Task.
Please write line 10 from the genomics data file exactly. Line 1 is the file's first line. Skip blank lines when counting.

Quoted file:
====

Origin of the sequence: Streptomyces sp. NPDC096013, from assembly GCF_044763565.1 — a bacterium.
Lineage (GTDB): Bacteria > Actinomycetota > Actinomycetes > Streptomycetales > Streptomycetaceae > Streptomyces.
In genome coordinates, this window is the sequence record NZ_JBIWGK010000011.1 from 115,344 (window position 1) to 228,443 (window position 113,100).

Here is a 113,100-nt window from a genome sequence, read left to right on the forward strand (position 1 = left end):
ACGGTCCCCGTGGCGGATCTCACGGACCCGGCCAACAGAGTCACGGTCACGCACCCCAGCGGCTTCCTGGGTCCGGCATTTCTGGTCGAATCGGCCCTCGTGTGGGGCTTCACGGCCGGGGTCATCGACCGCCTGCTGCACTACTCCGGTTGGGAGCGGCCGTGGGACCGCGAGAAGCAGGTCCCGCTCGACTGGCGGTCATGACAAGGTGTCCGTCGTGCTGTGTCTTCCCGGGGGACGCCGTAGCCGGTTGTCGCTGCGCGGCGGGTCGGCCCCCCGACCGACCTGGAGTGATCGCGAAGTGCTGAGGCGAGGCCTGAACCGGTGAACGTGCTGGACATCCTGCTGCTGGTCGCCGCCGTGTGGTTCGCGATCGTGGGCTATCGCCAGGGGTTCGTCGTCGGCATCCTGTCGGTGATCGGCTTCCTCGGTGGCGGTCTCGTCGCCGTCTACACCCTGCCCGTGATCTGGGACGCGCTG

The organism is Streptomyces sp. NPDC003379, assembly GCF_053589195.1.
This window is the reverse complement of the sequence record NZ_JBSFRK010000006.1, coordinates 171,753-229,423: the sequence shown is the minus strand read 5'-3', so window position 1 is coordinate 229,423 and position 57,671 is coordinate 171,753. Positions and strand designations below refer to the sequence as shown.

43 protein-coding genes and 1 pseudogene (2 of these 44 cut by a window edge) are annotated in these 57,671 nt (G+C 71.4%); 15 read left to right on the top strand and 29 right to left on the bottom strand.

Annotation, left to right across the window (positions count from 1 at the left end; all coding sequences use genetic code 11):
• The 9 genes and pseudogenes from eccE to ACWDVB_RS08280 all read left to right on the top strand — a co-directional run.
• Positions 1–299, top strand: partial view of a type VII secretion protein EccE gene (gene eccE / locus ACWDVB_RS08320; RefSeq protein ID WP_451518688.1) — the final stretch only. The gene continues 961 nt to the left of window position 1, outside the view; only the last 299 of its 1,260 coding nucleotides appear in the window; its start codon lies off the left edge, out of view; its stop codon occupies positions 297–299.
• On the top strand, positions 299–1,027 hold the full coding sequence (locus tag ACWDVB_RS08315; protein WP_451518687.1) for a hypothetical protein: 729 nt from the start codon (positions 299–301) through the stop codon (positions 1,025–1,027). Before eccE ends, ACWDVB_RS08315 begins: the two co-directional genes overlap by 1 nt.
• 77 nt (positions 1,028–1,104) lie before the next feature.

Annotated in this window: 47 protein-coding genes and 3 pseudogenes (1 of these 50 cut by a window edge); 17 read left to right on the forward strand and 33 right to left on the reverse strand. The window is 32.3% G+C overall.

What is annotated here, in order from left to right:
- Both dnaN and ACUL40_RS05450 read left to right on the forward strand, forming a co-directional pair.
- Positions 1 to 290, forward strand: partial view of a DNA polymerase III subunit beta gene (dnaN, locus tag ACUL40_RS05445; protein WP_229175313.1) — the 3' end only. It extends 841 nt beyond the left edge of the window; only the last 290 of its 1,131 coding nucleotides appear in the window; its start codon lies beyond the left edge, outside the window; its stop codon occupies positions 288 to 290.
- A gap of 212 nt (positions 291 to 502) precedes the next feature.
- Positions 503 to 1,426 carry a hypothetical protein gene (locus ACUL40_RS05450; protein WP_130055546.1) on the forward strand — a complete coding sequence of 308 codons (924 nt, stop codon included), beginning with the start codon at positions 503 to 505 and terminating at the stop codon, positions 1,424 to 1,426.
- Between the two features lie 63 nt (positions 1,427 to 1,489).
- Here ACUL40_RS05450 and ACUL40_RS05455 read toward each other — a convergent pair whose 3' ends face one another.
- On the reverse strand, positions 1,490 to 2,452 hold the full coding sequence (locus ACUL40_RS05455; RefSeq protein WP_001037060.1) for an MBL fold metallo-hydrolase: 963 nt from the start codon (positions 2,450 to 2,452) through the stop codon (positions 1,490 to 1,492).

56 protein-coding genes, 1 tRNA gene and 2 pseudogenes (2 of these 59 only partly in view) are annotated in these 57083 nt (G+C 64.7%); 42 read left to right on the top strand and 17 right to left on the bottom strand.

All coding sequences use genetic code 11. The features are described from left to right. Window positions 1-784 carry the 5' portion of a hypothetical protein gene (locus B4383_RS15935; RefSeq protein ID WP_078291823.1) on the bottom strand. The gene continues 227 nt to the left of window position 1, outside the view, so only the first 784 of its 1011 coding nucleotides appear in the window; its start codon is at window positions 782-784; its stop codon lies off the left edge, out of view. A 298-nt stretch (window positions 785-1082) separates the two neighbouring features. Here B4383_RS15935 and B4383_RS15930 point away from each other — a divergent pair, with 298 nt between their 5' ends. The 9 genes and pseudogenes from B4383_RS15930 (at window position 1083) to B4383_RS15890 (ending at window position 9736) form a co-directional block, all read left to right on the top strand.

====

• The 9 genes and pseudogenes from eccE to ACWDVB_RS08280 all read left to right on the top strand — a co-directional run.